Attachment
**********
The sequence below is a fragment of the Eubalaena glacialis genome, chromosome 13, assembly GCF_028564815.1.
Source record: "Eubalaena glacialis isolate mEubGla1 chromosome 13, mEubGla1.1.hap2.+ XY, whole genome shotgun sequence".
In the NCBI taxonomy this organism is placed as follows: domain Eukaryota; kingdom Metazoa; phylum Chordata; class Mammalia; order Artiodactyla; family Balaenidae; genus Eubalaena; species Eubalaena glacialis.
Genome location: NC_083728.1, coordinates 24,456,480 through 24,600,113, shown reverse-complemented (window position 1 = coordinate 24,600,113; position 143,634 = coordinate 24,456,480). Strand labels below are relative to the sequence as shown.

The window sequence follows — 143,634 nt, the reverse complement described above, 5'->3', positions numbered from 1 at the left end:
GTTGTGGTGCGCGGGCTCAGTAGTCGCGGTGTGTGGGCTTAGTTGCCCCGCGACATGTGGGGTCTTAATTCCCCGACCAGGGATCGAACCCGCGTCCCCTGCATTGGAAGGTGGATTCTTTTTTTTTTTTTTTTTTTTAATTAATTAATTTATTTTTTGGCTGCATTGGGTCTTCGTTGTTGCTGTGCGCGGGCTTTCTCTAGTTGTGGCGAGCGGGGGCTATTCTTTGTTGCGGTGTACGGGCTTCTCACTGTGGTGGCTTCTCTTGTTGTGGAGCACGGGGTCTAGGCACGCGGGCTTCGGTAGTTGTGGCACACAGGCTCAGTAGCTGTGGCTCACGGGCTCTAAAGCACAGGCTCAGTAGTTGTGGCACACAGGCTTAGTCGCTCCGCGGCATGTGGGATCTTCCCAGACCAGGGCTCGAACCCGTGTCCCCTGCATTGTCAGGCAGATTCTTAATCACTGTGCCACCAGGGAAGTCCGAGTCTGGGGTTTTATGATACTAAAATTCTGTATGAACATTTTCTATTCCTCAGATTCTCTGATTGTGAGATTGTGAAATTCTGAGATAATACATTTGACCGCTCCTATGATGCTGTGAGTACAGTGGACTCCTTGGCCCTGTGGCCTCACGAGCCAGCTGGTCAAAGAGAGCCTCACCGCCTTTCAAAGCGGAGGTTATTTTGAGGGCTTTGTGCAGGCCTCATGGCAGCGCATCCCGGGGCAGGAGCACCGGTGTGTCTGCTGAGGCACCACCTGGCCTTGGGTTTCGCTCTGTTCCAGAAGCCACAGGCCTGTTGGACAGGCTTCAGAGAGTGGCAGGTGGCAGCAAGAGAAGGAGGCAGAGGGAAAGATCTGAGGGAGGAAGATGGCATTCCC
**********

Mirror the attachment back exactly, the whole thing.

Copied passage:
The sequence below is a fragment of the Eubalaena glacialis genome, chromosome 13, assembly GCF_028564815.1.
Source record: "Eubalaena glacialis isolate mEubGla1 chromosome 13, mEubGla1.1.hap2.+ XY, whole genome shotgun sequence".
In the NCBI taxonomy this organism is placed as follows: domain Eukaryota; kingdom Metazoa; phylum Chordata; class Mammalia; order Artiodactyla; family Balaenidae; genus Eubalaena; species Eubalaena glacialis.
Genome location: NC_083728.1, coordinates 24,456,480 through 24,600,113, shown reverse-complemented (window position 1 = coordinate 24,600,113; position 143,634 = coordinate 24,456,480). Strand labels below are relative to the sequence as shown.

The window sequence follows — 143,634 nt, the reverse complement described above, 5'->3', positions numbered from 1 at the left end:
GTTGTGGTGCGCGGGCTCAGTAGTCGCGGTGTGTGGGCTTAGTTGCCCCGCGACATGTGGGGTCTTAATTCCCCGACCAGGGATCGAACCCGCGTCCCCTGCATTGGAAGGTGGATTCTTTTTTTTTTTTTTTTTTTTAATTAATTAATTTATTTTTTGGCTGCATTGGGTCTTCGTTGTTGCTGTGCGCGGGCTTTCTCTAGTTGTGGCGAGCGGGGGCTATTCTTTGTTGCGGTGTACGGGCTTCTCACTGTGGTGGCTTCTCTTGTTGTGGAGCACGGGGTCTAGGCACGCGGGCTTCGGTAGTTGTGGCACACAGGCTCAGTAGCTGTGGCTCACGGGCTCTAAAGCACAGGCTCAGTAGTTGTGGCACACAGGCTTAGTCGCTCCGCGGCATGTGGGATCTTCCCAGACCAGGGCTCGAACCCGTGTCCCCTGCATTGTCAGGCAGATTCTTAATCACTGTGCCACCAGGGAAGTCCGAGTCTGGGGTTTTATGATACTAAAATTCTGTATGAACATTTTCTATTCCTCAGATTCTCTGATTGTGAGATTGTGAAATTCTGAGATAATACATTTGACCGCTCCTATGATGCTGTGAGTACAGTGGACTCCTTGGCCCTGTGGCCTCACGAGCCAGCTGGTCAAAGAGAGCCTCACCGCCTTTCAAAGCGGAGGTTATTTTGAGGGCTTTGTGCAGGCCTCATGGCAGCGCATCCCGGGGCAGGAGCACCGGTGTGTCTGCTGAGGCACCACCTGGCCTTGGGTTTCGCTCTGTTCCAGAAGCCACAGGCCTGTTGGACAGGCTTCAGAGAGTGGCAGGTGGCAGCAAGAGAAGGAGGCAGAGGGAAAGATCTGAGGGAGGAAGATGGCATTCCC